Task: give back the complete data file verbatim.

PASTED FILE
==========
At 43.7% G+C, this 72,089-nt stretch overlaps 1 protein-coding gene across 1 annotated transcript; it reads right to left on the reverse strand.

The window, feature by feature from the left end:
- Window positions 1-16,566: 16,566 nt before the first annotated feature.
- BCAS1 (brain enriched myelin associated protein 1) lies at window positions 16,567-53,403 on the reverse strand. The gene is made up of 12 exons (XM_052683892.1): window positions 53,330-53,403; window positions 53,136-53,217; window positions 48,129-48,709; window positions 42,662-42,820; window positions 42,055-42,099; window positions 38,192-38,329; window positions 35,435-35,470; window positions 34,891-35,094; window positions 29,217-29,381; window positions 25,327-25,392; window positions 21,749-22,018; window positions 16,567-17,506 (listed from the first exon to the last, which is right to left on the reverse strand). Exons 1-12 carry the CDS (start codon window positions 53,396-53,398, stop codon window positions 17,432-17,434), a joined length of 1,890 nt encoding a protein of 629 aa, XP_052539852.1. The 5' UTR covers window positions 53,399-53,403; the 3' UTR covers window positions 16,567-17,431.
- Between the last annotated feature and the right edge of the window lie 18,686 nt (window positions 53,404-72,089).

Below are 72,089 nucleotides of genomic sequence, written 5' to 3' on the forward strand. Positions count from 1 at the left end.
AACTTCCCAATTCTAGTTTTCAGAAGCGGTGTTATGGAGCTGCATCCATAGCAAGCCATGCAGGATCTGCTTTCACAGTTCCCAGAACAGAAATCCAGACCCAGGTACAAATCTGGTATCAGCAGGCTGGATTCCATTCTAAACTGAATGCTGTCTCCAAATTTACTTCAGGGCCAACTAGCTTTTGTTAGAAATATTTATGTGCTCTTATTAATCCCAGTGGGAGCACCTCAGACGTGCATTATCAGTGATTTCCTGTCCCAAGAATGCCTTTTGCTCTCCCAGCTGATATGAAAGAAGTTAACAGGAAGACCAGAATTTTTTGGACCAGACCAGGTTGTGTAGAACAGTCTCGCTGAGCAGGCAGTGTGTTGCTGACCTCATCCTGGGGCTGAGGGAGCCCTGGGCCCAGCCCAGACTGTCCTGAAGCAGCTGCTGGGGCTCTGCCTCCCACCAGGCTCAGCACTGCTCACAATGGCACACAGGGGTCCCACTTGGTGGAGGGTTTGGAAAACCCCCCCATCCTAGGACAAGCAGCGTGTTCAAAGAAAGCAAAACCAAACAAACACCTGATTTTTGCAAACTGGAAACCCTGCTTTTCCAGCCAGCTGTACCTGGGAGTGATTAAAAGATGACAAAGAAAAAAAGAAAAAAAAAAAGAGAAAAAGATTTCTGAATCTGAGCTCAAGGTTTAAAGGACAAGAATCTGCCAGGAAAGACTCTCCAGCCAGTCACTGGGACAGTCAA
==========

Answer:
At 43.7% G+C, this 72,089-nt stretch overlaps 1 protein-coding gene across 1 annotated transcript; it reads right to left on the reverse strand.

The window, feature by feature from the left end:
- Window positions 1-16,566: 16,566 nt before the first annotated feature.
- BCAS1 (brain enriched myelin associated protein 1) lies at window positions 16,567-53,403 on the reverse strand. The gene is made up of 12 exons (XM_052683892.1): window positions 53,330-53,403; window positions 53,136-53,217; window positions 48,129-48,709; window positions 42,662-42,820; window positions 42,055-42,099; window positions 38,192-38,329; window positions 35,435-35,470; window positions 34,891-35,094; window positions 29,217-29,381; window positions 25,327-25,392; window positions 21,749-22,018; window positions 16,567-17,506 (listed from the first exon to the last, which is right to left on the reverse strand). Exons 1-12 carry the CDS (start codon window positions 53,396-53,398, stop codon window positions 17,432-17,434), a joined length of 1,890 nt encoding a protein of 629 aa, XP_052539852.1. The 5' UTR covers window positions 53,399-53,403; the 3' UTR covers window positions 16,567-17,431.
- Between the last annotated feature and the right edge of the window lie 18,686 nt (window positions 53,404-72,089).

Below are 72,089 nucleotides of genomic sequence, written 5' to 3' on the forward strand. Positions count from 1 at the left end.
AACTTCCCAATTCTAGTTTTCAGAAGCGGTGTTATGGAGCTGCATCCATAGCAAGCCATGCAGGATCTGCTTTCACAGTTCCCAGAACAGAAATCCAGACCCAGGTACAAATCTGGTATCAGCAGGCTGGATTCCATTCTAAACTGAATGCTGTCTCCAAATTTACTTCAGGGCCAACTAGCTTTTGTTAGAAATATTTATGTGCTCTTATTAATCCCAGTGGGAGCACCTCAGACGTGCATTATCAGTGATTTCCTGTCCCAAGAATGCCTTTTGCTCTCCCAGCTGATATGAAAGAAGTTAACAGGAAGACCAGAATTTTTTGGACCAGACCAGGTTGTGTAGAACAGTCTCGCTGAGCAGGCAGTGTGTTGCTGACCTCATCCTGGGGCTGAGGGAGCCCTGGGCCCAGCCCAGACTGTCCTGAAGCAGCTGCTGGGGCTCTGCCTCCCACCAGGCTCAGCACTGCTCACAATGGCACACAGGGGTCCCACTTGGTGGAGGGTTTGGAAAACCCCCCCATCCTAGGACAAGCAGCGTGTTCAAAGAAAGCAAAACCAAACAAACACCTGATTTTTGCAAACTGGAAACCCTGCTTTTCCAGCCAGCTGTACCTGGGAGTGATTAAAAGATGACAAAGAAAAAAAGAAAAAAAAAAAGAGAAAAAGATTTCTGAATCTGAGCTCAAGGTTTAAAGGACAAGAATCTGCCAGGAAAGACTCTCCAGCCAGTCACTGGGACAGTCAA